Nashville’s teachers union is pushing back against the city’s plan to reopen schools in the fall. The union says it’s happy education officials are thinking about the safety of students and employees, but that there wasn’t enough teacher involvement in the planning process.
Teachers say the plan isn’t exactly practical. Some say even the simplest details, like keeping classrooms clean and opening windows where applicable to help prevent the spread of coronavirus, aren’t possible.
“Most of the windows don’t open. My classroom and kindergarten [classrooms] don’t have desks. So how are you going to keep them 6 feet apart? We use tables,” says Natalie Vadas, an exceptional education teacher, who’s transferring to Cora Howe School in East Nashville.
“Where is the sanitization … going to come from? I personally bought my own anti-bacterial soap [during the school year],” she adds.
Metro Nashville Public Schools says the reopening plan was developed by a task force headed by Superintendent Adrienne Battle and Davison County Board of Health Chair Alex Jahangir. It included representatives from Catholic, charter and independent schools — along with a variety of health care and emergency management experts.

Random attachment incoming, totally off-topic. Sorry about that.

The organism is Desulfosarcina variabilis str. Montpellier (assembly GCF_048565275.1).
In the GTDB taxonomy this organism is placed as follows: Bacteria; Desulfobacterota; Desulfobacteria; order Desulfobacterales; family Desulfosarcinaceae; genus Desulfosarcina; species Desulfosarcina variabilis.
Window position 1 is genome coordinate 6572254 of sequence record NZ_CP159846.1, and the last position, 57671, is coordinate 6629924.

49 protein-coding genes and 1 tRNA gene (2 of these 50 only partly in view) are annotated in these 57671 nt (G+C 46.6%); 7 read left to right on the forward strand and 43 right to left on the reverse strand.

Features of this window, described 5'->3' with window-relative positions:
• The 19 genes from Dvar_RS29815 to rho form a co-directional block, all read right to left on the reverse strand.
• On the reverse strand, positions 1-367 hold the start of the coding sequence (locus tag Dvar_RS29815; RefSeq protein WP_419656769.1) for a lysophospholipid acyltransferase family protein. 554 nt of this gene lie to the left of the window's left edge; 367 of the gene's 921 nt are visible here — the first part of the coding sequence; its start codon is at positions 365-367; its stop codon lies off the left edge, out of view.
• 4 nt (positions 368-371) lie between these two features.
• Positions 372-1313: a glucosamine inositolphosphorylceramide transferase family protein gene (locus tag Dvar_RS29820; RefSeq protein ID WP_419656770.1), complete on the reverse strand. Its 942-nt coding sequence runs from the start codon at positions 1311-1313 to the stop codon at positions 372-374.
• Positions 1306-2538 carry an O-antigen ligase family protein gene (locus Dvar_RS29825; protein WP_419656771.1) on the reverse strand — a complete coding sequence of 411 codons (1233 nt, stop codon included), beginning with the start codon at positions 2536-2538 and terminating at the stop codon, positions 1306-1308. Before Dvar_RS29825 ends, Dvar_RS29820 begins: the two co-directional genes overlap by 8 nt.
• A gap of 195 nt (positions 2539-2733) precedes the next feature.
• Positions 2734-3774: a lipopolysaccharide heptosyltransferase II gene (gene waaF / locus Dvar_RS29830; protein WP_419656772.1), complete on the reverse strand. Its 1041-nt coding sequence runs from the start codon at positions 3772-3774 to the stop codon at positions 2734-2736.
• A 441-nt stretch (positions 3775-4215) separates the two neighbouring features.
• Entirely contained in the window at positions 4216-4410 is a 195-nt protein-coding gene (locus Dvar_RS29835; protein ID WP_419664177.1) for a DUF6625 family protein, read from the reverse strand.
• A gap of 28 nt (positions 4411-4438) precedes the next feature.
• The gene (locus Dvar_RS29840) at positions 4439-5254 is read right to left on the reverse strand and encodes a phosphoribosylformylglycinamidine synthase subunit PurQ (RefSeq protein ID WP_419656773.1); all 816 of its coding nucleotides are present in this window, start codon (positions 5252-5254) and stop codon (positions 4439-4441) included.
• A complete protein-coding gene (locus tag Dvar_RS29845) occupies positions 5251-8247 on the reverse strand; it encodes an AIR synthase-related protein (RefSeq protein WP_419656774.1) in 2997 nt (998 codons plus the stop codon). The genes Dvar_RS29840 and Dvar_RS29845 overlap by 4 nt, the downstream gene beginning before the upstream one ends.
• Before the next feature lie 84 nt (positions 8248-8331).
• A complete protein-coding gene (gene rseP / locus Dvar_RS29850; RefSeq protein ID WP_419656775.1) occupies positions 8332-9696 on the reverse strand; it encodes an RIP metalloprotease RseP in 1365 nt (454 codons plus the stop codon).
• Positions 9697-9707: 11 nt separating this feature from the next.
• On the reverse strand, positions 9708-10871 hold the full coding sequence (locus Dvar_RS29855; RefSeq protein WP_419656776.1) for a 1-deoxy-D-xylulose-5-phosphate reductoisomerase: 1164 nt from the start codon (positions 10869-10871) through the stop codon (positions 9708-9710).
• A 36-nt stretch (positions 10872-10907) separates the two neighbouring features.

Still, Vadas says the plan left her with more questions than it answered.
“When was the last time any of these people were in a classroom?” says Vadas.
Her concerns are echoed by the Metro Nashville Education Association. In an online statement, the union said the recommendations presented by the task force did not “reflect the reality” of the Metro school district.
Meanwhile, the district told WPLN News that they appreciate the concerns of teachers and look forward to working with the union to refine the reopening plan.
“Principals, teachers and support staff are among those on the MNPS working groups to identify specific needs and protocols to ensure the safety of all,” says Sean Braisted, a spokesperson for Metro Nashville Public Schools.
While the current reopening plan provides a broad scope of what can be expected in the fall, the district says it will release more details next month.